The second thing you have to take care of is making sure whichever port pin you selected is enabled for output. Going by a rather awkward name, TRISB is the register that takes care of this. Again, the demonstrations should make it clear what’s needed.

The Required Registers

As a grand overview, starting up the pulse width modulator requires little more than plugging a number in to set the frequency, and another number to set the duty cycle. Figure 2 illustrates the specifics.

Figure 2.

The duty cycle is the simpler of the two, so let’s start there. A 10-bit number — which we’ll dub duty — determines the duty cycle. This is split into two parts, with the eight most significant bits going into the CCPR1L register of the PIC, and the remaining two lower order bits plopped into bits 5 and 4 of the CCP1CON register. A compact way of indicating this is as CCPR1L:CCP1CON<5:4>.

The period is also represented as a 10-bit number. In this case, the eight most significant bits go into register PR2, which stands for Timer2 Period Register. The lower two bits are actually a code, representing a prescaler value. Before moving on, take a moment to study Figure 2 which pretty much pulls the details together in one place.

How to Choose Your Numbers

So, we now know that two 10-bit numbers are needed to set the frequency and the duty cycle. The question is, what numbers?

Formula 1 tells us all about the first number.

Formula 1.

I’ve converted this from the PIC datasheet to deal in frequency instead of period. Rather than restating the obvious, I’ll ask you simply to scan over the formula, looking at the units and familiarizing yourself with the variables. Likewise, spend a few moments with Formula 2 which tells us all about the duty cycle.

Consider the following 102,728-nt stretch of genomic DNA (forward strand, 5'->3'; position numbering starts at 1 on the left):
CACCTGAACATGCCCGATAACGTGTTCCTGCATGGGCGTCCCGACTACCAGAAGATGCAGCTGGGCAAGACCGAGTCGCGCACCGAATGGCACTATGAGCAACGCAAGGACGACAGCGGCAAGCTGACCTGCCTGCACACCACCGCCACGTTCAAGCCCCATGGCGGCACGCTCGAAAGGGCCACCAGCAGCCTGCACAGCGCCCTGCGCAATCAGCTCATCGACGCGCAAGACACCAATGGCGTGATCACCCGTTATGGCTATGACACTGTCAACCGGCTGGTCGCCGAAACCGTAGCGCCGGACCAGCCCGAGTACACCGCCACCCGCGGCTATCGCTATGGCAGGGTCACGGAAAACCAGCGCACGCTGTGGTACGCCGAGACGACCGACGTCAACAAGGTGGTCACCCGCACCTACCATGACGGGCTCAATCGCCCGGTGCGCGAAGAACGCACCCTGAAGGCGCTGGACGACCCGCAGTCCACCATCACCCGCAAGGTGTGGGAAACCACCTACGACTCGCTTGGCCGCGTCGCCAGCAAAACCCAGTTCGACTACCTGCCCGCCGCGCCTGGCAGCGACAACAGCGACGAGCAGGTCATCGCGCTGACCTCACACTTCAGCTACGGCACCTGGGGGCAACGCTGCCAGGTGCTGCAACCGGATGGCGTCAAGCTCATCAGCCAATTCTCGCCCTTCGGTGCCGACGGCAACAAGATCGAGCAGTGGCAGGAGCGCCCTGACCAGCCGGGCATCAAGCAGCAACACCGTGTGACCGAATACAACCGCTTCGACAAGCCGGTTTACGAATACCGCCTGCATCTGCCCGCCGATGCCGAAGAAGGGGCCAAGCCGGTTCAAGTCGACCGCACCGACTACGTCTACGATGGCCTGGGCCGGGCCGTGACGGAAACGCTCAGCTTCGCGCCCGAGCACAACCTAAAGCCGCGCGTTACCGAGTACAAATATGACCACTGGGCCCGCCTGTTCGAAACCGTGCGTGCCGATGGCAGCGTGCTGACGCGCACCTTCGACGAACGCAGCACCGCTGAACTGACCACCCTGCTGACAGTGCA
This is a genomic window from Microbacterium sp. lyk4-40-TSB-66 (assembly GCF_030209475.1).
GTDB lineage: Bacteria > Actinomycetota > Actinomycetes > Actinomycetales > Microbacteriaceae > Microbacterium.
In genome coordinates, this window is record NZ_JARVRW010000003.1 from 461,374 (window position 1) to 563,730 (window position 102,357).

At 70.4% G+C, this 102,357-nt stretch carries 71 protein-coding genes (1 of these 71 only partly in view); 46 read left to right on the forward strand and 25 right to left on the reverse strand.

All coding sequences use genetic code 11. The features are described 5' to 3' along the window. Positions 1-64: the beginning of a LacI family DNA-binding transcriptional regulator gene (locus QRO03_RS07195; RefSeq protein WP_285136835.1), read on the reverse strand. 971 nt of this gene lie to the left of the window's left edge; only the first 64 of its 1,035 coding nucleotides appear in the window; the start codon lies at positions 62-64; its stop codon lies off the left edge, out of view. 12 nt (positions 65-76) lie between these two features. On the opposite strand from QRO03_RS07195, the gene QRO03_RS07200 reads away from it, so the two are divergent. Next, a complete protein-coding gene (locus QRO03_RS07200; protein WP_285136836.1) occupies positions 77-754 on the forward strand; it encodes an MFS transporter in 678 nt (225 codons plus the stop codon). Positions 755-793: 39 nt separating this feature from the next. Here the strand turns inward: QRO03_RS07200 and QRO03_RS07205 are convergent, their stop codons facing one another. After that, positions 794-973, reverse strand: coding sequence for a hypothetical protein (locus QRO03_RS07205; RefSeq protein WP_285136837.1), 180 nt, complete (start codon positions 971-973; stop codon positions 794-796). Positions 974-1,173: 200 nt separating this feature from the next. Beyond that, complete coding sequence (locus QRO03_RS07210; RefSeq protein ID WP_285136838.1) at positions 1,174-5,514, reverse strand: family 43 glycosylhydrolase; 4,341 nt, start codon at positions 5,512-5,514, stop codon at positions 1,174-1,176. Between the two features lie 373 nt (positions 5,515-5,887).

Formula 2.

With a bit of elementary algebra, Formula 1 becomes that of Formula 3.

Formula 3.

Rearranged thus, we can rapidly compute the numbers required to set the frequency of the PWM waveform. In particular, begin with a prescaler value of one, then plug in the PIC system clock frequency and the desired PWM frequency. After a few punches on the calculator keyboard, you’ll end up with that number PR2 mentioned above.

Remember, this is supposed to be an eight-bit number, so if it exceeds 255 in value, you’ll then try a prescaler of four and recompute. If it’s still too big, then go back to the drawing board and see what happens when the prescaler is 16. If the final result remains greater than 255, then you’re asking the PIC for the impossible and will need to rethink things.

In case it isn’t clear, in all of these formulas we’re talking integer arithmetic. So, round any fractional result to the nearest whole number. Assuming things went well, at this point you’ll have values for PR2 and the prescaler.

Formula 4 is a reshuffled version of Formula 2.

Formula 4.

Just plug in PR2 and the desired duty cycle (in percent), and away you go! You’ll now have that number we decided to call duty.

A Sample Calculation

I promised to make this easy, and the best way to convince you of that is by example. So, get out your calculator and let’s see what happens.

For the sake of argument, let’s suppose we’re running the PIC16F88 on its own internal 8 MHz system clock. Further imagine that we desire a 10 kHz pulse wave set to a 75% duty cycle.

Returning to Formula 3, let’s try a prescaler value of one. Plugging in the numbers and cranking away yields a PR2 result of 199, which can indeed be represented as an eight-bit number. Then, computing with Formula 4, we see that the number for duty should be 600. We have everything we need.
Incidentally, the numbers turned out perfectly here, but you won’t always be able to hit the frequency or duty cycle smack-dab on the button.